The Academy has made it official: New rules in the documentary category will take effect this year, dramatically changing the way nonfiction films are judged for the 85th Academy Awards in 2013.
The most drastic change is the elimination of a committee system in the Documentary Feature category. Instead, all branch members will be eligible to vote in the nominating process, and the entire Academy will be permitted to vote for the winner, without the previous requirement that they see all five nominees in a theatrical setting.
Oscar-winning director Michael Moore (left), who spearheaded the move to change the system, discussed the new rules at length with TheWrap this week, and said that they will bring democracy to the process and help stop the practice of TV networks quietly sneaking films into theaters for theatrical runs before holding splashy television "premieres."
The most controversial of the new rules, which requires a review in the New York Times or the Los Angeles Times, was designed to halt this process.
Under the previous system, a small number of voters judged each film in the early rounds, essentially giving each of those voters the chance to kill a film's chances.
The history of the documentary category is full of shocking snubs and omissions, from the failure of "Hoop Dreams" to be nominated in 1994 to this year's shortlist, which did not include the acclaimed documentaries "The Interrupters" (from the director of "Hoop Dreams," Steve James), "Into the Abyss" (Werner Herzog) and "Tabloid" (Errol Morris).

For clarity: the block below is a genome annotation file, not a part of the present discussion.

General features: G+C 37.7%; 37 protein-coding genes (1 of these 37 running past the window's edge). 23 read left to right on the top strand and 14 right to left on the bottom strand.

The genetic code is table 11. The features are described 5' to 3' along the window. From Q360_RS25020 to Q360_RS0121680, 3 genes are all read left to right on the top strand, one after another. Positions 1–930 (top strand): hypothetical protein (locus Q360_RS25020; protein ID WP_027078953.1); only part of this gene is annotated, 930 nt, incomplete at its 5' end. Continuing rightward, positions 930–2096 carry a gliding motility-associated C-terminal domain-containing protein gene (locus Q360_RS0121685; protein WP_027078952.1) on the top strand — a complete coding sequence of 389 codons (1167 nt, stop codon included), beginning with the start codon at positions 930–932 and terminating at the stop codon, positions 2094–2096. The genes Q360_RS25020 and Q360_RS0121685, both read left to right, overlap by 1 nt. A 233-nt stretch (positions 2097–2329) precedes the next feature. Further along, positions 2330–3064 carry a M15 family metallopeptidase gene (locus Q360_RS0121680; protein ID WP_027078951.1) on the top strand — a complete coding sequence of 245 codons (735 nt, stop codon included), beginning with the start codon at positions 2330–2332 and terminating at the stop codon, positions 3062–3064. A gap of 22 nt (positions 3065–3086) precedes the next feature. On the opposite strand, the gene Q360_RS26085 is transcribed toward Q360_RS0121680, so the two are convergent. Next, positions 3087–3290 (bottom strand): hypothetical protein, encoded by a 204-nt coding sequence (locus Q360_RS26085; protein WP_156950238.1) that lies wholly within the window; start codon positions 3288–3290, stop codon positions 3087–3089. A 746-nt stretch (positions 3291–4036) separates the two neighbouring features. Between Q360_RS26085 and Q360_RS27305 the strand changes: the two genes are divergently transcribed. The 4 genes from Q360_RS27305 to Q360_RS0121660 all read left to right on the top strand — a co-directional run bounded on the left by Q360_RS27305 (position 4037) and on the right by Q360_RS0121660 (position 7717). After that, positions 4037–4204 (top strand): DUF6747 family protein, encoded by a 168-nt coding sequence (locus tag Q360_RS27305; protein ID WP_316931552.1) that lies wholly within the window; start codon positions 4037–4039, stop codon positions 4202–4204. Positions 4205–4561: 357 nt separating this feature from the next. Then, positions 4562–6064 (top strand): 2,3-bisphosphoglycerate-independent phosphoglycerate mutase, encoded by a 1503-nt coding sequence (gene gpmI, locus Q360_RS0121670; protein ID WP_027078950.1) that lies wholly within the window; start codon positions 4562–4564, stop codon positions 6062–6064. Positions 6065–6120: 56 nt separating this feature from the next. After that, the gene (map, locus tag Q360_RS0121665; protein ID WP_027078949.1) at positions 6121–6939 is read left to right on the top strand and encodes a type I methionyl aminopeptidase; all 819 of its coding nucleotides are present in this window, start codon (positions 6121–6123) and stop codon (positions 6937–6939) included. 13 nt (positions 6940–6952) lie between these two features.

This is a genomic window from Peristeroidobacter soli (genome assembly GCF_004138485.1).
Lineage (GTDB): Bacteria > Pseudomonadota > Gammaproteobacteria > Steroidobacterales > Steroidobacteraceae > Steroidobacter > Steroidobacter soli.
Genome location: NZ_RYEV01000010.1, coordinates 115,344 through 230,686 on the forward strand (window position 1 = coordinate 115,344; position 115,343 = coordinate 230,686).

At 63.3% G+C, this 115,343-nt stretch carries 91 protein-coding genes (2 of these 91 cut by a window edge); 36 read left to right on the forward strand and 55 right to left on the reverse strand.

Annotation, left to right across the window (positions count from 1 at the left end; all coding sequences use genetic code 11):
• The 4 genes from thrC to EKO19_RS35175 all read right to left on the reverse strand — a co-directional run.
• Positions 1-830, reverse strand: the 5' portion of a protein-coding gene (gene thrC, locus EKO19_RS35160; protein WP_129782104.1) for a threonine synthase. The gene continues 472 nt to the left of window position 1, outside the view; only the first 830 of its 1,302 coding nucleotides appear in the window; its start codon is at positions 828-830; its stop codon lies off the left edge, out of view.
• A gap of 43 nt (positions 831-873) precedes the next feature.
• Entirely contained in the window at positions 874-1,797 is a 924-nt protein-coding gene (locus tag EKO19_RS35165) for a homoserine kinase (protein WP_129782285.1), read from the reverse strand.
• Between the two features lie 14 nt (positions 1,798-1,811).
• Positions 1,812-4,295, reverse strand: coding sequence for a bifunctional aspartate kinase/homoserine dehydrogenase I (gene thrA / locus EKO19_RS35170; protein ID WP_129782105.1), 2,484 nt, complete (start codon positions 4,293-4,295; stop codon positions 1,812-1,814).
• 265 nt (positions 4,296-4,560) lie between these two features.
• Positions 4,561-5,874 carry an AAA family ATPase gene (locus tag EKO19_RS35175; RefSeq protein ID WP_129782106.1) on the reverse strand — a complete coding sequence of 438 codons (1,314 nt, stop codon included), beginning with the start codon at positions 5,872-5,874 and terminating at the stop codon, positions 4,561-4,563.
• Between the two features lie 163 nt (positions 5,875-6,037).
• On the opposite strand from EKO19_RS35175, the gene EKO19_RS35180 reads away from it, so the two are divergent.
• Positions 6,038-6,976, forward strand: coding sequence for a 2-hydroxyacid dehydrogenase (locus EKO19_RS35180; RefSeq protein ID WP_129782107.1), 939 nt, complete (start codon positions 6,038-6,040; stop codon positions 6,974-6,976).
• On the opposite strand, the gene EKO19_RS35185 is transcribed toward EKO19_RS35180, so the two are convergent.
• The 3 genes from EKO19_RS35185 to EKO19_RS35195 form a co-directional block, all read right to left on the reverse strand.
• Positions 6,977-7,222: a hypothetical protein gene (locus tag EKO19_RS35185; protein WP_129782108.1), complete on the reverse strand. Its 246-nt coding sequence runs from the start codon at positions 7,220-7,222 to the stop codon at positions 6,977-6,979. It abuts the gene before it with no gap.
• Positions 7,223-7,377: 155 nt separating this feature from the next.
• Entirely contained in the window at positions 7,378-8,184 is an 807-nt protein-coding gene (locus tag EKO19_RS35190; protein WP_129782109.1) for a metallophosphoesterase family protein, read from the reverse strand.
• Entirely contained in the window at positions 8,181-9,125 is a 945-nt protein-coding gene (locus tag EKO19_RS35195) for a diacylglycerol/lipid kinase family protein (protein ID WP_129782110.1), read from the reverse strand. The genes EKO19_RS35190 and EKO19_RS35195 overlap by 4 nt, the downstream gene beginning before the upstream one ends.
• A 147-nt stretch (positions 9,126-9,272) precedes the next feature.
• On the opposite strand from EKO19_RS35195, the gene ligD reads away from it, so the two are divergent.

Changes were also made in the Live Action Short and Animated Short categories.
From the Academy press release, here is a description of the changes:
"In the Documentary Feature category, the entire Documentary Branch will now receive all eligible titles beginning in the first round of voting. To facilitate this change, filmmakers must submit 200 DVDs, an increase from the 30 that had been required in previous years. In the final round of voting in this category, members must still see all the nominated films, but the viewing of films on digital or DVD screeners will now be an option for satisfying this requirement.
A documentary feature film’s eligibility will continue to depend on completing seven-day qualifying runs in both New York and Los Angeles that are advertised in at least one major newspaper, as specified by Academy rules, in each city. For the 85th Academy Awards, however, a review by a movie critic in The New York Times and/or the Los Angeles Times will also be required.
"In the Animated Short Film and Live Action Short Film categories, members will still have to see all the nominated films before casting their final ballots, but viewing the films on screeners will now be an option for satisfying this requirement. Films that are shown during their theatrical run in a non-standard format, such as IMAX, will have to be submitted to the Academy in a standard theatrical aspect ratio and in a format currently accepted for Academy exhibition to remain eligible. Producers may provide additional screenings of their films in non-standard formats, but members’ attendance at such screenings will not be required for voting purposes."